When the weather turns colder, it’s best to prepare yourself in advance. Having adequate heating, whether it’s on a building site, a warehouse, an office or at home, is vital. But not all heaters are born equal, and selecting the right one for the job can make a real difference. Before you jump into buying or hiring a heater, it might be worth asking yourself a few questions.
What exactly do you want to heat? Why do you need the heater? What sort of space are you going to be using it in? Are you going to run it in short or long bursts? These might sound like inane questions, but the answers matter when deciding which heater you should choose. You might simply want to heat a workspace to make it a warm, pleasant environment to be in, in which case you’re looking at generally heating up the air in a room, like a convection heater. But, then again, you might need to heat a specific area - to dry out a section of wall, for instance - and then you’ll want a heater that can apply its heat directly, like a radiative heater.
Also, the space itself can make a difference. Is it big or small? Is it ventilated? If so, how? Finding the right heater for the job can be quite involved. You need something powerful enough to heat the space, but you also have to consider safety aspects and you don’t want to be wasteful with the heat produced. With all this in mind, let’s look at some different types of mobile heaters.
If you’re inside and you’ve got available power, an electric heater is probably a good option. Oil-filled radiators can be found in many homes nowadays as an ideal source of additional mobile heat. Radiators heat up the air in a room, warming up a space fairly evenly. Radiators, however, work best in areas where the heat can’t escape, be it through open spaces or thin, poorly-insulated walls.
Fan heaters can heat up a room quickly and can deal a little better with poorly-insulated environments, but are, of course, more expensive to run than oil-filled radiators, particularly when used for an extended period of time. Used together with a dehumidifier, they can be an effective way of drying out damp rooms.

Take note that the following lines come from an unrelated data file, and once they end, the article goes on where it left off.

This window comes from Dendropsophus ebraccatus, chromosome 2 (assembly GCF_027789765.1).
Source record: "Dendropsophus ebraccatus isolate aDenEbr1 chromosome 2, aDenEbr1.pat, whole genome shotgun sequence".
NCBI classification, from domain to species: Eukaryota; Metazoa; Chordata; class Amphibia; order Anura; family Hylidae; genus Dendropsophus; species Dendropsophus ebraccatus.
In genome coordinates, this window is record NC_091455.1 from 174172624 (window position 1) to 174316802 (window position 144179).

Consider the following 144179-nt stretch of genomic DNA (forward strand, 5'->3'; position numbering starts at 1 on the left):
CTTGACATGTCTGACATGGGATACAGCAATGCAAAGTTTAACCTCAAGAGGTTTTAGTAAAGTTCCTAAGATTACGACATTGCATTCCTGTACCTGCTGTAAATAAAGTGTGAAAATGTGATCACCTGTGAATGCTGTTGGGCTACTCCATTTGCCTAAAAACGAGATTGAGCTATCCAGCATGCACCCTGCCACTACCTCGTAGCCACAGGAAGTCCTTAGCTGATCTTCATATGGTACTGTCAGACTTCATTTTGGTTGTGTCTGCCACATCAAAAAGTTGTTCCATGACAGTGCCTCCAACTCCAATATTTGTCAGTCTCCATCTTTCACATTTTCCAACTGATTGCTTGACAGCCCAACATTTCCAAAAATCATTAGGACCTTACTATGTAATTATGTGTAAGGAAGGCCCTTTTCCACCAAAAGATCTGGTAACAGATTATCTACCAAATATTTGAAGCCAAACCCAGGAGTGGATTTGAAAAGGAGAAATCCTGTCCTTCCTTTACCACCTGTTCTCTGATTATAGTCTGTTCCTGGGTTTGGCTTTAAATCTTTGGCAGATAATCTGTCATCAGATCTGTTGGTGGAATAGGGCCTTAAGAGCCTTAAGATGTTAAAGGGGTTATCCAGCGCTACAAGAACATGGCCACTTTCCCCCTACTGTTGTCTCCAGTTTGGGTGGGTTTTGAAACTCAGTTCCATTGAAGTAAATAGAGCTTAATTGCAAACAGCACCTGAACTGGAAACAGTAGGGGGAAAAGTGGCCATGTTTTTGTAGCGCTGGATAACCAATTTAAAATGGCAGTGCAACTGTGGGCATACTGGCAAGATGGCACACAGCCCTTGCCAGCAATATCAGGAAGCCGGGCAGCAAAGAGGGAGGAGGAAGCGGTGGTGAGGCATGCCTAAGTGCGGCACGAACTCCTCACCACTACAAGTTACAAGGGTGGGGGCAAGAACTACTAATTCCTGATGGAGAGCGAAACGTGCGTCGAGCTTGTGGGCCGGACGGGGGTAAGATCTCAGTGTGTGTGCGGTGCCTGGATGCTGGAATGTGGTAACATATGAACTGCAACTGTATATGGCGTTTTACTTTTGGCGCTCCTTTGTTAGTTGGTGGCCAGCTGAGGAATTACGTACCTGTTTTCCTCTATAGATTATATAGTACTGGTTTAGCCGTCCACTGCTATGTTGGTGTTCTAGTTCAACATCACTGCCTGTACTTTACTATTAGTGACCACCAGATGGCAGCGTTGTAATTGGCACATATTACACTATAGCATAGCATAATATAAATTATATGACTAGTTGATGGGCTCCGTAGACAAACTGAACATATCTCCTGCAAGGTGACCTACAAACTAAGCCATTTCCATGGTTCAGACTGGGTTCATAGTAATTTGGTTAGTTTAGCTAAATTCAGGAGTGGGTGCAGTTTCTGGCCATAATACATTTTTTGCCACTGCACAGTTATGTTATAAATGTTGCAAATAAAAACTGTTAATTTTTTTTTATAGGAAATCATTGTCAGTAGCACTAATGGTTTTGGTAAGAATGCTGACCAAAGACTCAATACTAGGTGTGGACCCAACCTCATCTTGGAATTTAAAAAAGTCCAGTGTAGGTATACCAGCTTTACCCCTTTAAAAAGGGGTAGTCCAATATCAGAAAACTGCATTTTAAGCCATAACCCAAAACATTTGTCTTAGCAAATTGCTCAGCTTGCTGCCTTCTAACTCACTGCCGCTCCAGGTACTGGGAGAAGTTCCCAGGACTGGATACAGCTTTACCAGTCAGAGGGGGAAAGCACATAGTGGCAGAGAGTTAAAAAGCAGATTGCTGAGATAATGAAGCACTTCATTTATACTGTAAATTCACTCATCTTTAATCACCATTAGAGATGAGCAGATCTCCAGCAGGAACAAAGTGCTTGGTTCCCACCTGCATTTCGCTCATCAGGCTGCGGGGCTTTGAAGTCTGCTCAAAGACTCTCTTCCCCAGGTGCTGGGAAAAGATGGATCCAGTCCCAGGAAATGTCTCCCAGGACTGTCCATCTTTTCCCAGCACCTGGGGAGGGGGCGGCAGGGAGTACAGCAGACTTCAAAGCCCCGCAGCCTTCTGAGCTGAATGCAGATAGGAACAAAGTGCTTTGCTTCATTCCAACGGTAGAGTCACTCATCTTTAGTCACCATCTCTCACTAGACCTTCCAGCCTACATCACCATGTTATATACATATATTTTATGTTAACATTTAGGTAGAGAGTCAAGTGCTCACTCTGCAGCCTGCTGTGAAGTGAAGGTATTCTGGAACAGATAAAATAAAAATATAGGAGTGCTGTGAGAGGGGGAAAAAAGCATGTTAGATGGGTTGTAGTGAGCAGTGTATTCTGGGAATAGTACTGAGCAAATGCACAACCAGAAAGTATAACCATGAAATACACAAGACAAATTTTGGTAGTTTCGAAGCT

Radiative heaters give a very powerful direct source of heat, particularly useful for drying out areas of damp on walls. Again, requiring more power than an oil-filled radiator, safe use is also something to consider with both fan and radiative heaters. They should be placed carefully and, ideally, not be left unattended.
Access to an electrical supply is not always going to be possible, and there may be other safety issues that prevent the use of an electrical heater. This is where direct gas heaters come in useful. These powerful, fan assisted heaters can heat up a space extremely quickly. However, they do need to be run in ventilated areas. Direct gas heaters use a naked flame, potentially introducing carbon-monoxide into the work area. Fine if it is well-ventilated, but potentially dangerous, if not.
Indirect gas and oil fired heaters take the issue of a naked flame issue away, but are correspondingly quite a bit more expensive. They provide clean, dry air, but do still require some method of exhaust ventilation where used indoors. We are also back to the issue of electrical power, as they do need an electrical supply. Provided you can overcome these issues, these indirect gas and oil filled heaters can provide enormous amounts of heat and are perfect for heating big indoor spaces such as warehouses.
Direct and indirect gas and oil-filled heaters always come with an inbuilt thermostat, meaning that – provided you have followed safe procedure in placing and setting them up in the first place – they can be left to run without supervision.
Image credits: Andrew Kearton - flickr.com